Today’s The Day…
22 years ago this month, I remember watching Larry Herndon catch the final out in the World Series, wishing so badly I could be there. It broke my heart to think the celebration would go on without me — but at that time in my life, as a 15-year-old from the suburbs, my parents forbid me to go to Detroit. At all. Period.
Let me repeat that: I was not allowed to go into the City of Detroit.
My, how things have changed.
Those days were not Detroit’s best. Growing up in Grosse Pointe, there was a very strong, unspoken prevailing attitude: blacks were not our friends. In fact, I don’t think I knew ANYONE that didn’t look like me until I went off to Michigan State. There was a tree-lined not-so-mythical border at Jefferson and Alter Roads, and the concept was that you stayed on your side, and ‘they’ stayed on theirs. I don’t remember direct, outward racism (although I fully experienced it years later, and will post about it sometime soon).
I always felt differently about it all. I wanted to go; I wanted to see what was in the City – good and bad. Terrified as I was, I wanted to understand things that were not made available to me. Remember, this was long before we had such mass media available to us. You had three sources: print, radio and TV. And as a 15-year-old more into hockey and girls, I was not up on the socioeconomic and sociopolitical situations, as they were. Not to mention that GP was not exactly a melting pot of diversity, and especially on the ideological front. Differences were mocked, and rarely tolerated. A caste-like system existed, and I would argue, still exists in some ways there, although the the Pointes are not what they used to be, thank goodness.
Today, I live in Detroit. Right downtown, as a matter of fact. I still get old friends that are somewhat stunned by this fact, but there’s no doubt that the wide-eyed expressions have thinned out over the 6 years we’ve lived here. Downtown is making a slow and deliberate turnaround, and it’s evident that people are starting to get it — thankfully, the suburbanites are starting to get it, too. The people I’ve known that stated ‘I’ll never go below 8 Mile’ (I’m not kidding) are not starting to come to the city for dinner and drinks.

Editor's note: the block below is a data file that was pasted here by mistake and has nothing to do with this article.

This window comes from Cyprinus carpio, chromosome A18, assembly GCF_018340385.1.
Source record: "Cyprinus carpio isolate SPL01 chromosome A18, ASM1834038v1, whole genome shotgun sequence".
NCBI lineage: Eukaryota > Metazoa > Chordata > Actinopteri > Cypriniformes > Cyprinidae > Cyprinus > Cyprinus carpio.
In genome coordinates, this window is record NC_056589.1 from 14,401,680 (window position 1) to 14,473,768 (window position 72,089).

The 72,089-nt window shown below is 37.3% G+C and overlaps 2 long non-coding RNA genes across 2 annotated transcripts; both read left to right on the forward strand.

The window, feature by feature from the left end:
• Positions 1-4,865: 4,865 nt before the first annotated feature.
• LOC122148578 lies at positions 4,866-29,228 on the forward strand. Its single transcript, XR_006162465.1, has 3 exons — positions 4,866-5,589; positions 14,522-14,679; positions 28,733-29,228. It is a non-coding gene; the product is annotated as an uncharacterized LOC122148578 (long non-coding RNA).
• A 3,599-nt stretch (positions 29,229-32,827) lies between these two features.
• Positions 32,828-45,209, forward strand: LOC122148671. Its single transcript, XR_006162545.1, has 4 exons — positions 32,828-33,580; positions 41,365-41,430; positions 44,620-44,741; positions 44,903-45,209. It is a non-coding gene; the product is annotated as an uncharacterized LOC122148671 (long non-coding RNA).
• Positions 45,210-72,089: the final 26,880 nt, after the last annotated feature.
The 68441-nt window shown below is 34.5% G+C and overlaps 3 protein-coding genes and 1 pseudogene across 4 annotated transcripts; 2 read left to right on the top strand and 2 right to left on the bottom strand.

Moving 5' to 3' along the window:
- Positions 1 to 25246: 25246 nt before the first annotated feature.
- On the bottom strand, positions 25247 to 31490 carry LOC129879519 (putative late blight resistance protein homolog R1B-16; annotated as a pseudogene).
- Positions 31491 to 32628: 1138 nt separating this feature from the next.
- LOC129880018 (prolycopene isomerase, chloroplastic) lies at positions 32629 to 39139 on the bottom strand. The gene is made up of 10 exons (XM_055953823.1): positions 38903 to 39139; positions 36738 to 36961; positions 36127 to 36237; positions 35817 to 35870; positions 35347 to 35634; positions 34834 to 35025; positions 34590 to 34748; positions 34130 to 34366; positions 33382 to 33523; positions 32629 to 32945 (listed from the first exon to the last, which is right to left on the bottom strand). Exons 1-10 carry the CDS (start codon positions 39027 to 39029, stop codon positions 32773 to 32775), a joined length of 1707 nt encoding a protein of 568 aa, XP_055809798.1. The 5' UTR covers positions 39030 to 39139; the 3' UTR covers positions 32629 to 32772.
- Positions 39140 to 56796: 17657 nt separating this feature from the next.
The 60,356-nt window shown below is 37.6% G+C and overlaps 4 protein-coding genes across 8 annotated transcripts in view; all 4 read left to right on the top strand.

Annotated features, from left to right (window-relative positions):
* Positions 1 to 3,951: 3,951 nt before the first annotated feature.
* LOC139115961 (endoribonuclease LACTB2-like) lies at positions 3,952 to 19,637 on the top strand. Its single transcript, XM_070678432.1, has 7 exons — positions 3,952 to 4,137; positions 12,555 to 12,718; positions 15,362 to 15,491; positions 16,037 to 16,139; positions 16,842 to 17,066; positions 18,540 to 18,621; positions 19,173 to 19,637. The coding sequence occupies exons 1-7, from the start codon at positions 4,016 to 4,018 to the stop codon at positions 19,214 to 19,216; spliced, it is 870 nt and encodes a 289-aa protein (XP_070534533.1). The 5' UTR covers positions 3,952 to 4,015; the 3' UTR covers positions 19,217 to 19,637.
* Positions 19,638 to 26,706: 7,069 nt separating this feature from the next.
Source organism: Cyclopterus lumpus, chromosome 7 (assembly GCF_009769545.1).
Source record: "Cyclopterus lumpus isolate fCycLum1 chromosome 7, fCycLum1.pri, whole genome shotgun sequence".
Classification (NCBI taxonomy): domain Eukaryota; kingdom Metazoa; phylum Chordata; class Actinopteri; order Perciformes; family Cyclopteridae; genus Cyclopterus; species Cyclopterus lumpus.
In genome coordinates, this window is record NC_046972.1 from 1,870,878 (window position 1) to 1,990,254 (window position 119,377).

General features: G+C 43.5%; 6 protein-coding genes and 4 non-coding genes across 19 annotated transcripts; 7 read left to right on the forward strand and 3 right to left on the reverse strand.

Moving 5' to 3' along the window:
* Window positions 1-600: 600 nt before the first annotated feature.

And so, this curious 15-year-old that watched in both amazement and sadness when the city last celebrated a World Series is now, 22 years later, firmly implanted within the framework of the city he has always loved. Living just 2 blocks from Comerica Park, right on Woodward, has been simply wonderful this entire summer, with cars lined up as far as the eyes can see to watch our Boys play baseball- every night!
And so, I leave you with this moment, burned indelibly in my mind: as I walked home, up Woodward to my home after Game 4 of the ALCS, with 43,000 of my best friends in tow, there was my 5-year-old daughter – head out the window, waving her Tiger Towel and screaming ‘Go Tigers!’
The circle was broken, and what I had wanted to accomplish by moving to the city and raising a family here had – in one magical night – been fully realized. Those stereotypes, attitudes and concepts have been wiped off the family map, to the extent they were there in the first place. But by immersing her in the world as it IS – the good, the bad, the ugly – she sees the good in everything, even when it’s hidden beneath the surface.
Enjoy the Series, folks. Enjoy every minute of these events, these moments when we’re all One. Be here – be in the City. Take part. Shake hands, meet strangers. Share a kind word, a smile. Events like these help bond us all. To throw away an opportunity to expand your world is criminal. To not help expand the world of those around you is worse.
(btw, Tigers in 6)